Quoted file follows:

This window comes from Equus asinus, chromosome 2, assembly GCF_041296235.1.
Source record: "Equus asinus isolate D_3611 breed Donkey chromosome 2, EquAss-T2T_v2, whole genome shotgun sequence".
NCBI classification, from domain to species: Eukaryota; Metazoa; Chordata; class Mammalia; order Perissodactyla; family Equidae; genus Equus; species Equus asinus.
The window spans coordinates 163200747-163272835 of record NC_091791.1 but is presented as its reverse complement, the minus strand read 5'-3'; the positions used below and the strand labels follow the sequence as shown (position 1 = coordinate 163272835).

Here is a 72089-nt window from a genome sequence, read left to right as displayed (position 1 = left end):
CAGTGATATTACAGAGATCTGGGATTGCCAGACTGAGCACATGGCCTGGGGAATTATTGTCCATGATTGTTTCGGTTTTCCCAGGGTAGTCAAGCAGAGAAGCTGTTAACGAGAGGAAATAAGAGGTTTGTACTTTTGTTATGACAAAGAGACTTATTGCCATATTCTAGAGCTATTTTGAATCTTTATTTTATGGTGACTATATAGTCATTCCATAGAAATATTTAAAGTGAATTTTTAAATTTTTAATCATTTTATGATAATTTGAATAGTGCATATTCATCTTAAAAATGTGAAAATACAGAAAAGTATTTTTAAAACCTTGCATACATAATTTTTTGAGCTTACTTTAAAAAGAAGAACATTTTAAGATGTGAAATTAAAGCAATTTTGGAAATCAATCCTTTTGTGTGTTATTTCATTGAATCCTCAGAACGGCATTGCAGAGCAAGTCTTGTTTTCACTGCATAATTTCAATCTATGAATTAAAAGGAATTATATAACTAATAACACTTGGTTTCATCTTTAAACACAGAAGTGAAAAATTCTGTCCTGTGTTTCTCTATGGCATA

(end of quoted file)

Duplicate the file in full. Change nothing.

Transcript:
This window comes from Equus asinus, chromosome 2, assembly GCF_041296235.1.
Source record: "Equus asinus isolate D_3611 breed Donkey chromosome 2, EquAss-T2T_v2, whole genome shotgun sequence".
NCBI classification, from domain to species: Eukaryota; Metazoa; Chordata; class Mammalia; order Perissodactyla; family Equidae; genus Equus; species Equus asinus.
The window spans coordinates 163200747-163272835 of record NC_091791.1 but is presented as its reverse complement, the minus strand read 5'-3'; the positions used below and the strand labels follow the sequence as shown (position 1 = coordinate 163272835).

Here is a 72089-nt window from a genome sequence, read left to right as displayed (position 1 = left end):
CAGTGATATTACAGAGATCTGGGATTGCCAGACTGAGCACATGGCCTGGGGAATTATTGTCCATGATTGTTTCGGTTTTCCCAGGGTAGTCAAGCAGAGAAGCTGTTAACGAGAGGAAATAAGAGGTTTGTACTTTTGTTATGACAAAGAGACTTATTGCCATATTCTAGAGCTATTTTGAATCTTTATTTTATGGTGACTATATAGTCATTCCATAGAAATATTTAAAGTGAATTTTTAAATTTTTAATCATTTTATGATAATTTGAATAGTGCATATTCATCTTAAAAATGTGAAAATACAGAAAAGTATTTTTAAAACCTTGCATACATAATTTTTTGAGCTTACTTTAAAAAGAAGAACATTTTAAGATGTGAAATTAAAGCAATTTTGGAAATCAATCCTTTTGTGTGTTATTTCATTGAATCCTCAGAACGGCATTGCAGAGCAAGTCTTGTTTTCACTGCATAATTTCAATCTATGAATTAAAAGGAATTATATAACTAATAACACTTGGTTTCATCTTTAAACACAGAAGTGAAAAATTCTGTCCTGTGTTTCTCTATGGCATA